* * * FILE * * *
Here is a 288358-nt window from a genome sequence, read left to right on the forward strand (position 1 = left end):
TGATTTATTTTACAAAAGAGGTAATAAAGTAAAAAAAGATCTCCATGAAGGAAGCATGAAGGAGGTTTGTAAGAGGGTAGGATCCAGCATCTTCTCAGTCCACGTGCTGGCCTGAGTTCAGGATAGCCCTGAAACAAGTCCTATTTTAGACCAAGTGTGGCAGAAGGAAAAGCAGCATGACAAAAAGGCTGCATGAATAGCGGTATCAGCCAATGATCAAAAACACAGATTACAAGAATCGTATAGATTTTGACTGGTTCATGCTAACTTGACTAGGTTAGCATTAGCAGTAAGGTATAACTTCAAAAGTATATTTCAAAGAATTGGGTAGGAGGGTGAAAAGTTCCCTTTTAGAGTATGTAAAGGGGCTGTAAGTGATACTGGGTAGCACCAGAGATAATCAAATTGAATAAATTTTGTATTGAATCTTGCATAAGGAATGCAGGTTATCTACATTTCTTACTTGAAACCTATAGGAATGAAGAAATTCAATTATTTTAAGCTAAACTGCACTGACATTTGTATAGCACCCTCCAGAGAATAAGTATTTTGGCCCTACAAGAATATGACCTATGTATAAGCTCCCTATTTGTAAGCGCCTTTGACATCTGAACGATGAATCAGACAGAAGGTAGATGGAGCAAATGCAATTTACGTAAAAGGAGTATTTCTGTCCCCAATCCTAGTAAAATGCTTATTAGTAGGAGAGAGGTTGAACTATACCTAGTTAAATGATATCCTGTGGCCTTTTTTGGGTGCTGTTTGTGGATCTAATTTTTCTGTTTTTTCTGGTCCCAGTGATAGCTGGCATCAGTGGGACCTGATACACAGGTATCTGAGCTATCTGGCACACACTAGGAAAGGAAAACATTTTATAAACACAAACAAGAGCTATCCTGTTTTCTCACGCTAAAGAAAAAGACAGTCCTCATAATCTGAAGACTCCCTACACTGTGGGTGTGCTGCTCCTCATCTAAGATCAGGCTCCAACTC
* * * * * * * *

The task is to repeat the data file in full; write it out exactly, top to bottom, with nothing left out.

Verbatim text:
Here is a 288358-nt window from a genome sequence, read left to right on the forward strand (position 1 = left end):
TGATTTATTTTACAAAAGAGGTAATAAAGTAAAAAAAGATCTCCATGAAGGAAGCATGAAGGAGGTTTGTAAGAGGGTAGGATCCAGCATCTTCTCAGTCCACGTGCTGGCCTGAGTTCAGGATAGCCCTGAAACAAGTCCTATTTTAGACCAAGTGTGGCAGAAGGAAAAGCAGCATGACAAAAAGGCTGCATGAATAGCGGTATCAGCCAATGATCAAAAACACAGATTACAAGAATCGTATAGATTTTGACTGGTTCATGCTAACTTGACTAGGTTAGCATTAGCAGTAAGGTATAACTTCAAAAGTATATTTCAAAGAATTGGGTAGGAGGGTGAAAAGTTCCCTTTTAGAGTATGTAAAGGGGCTGTAAGTGATACTGGGTAGCACCAGAGATAATCAAATTGAATAAATTTTGTATTGAATCTTGCATAAGGAATGCAGGTTATCTACATTTCTTACTTGAAACCTATAGGAATGAAGAAATTCAATTATTTTAAGCTAAACTGCACTGACATTTGTATAGCACCCTCCAGAGAATAAGTATTTTGGCCCTACAAGAATATGACCTATGTATAAGCTCCCTATTTGTAAGCGCCTTTGACATCTGAACGATGAATCAGACAGAAGGTAGATGGAGCAAATGCAATTTACGTAAAAGGAGTATTTCTGTCCCCAATCCTAGTAAAATGCTTATTAGTAGGAGAGAGGTTGAACTATACCTAGTTAAATGATATCCTGTGGCCTTTTTTGGGTGCTGTTTGTGGATCTAATTTTTCTGTTTTTTCTGGTCCCAGTGATAGCTGGCATCAGTGGGACCTGATACACAGGTATCTGAGCTATCTGGCACACACTAGGAAAGGAAAACATTTTATAAACACAAACAAGAGCTATCCTGTTTTCTCACGCTAAAGAAAAAGACAGTCCTCATAATCTGAAGACTCCCTACACTGTGGGTGTGCTGCTCCTCATCTAAGATCAGGCTCCAACTC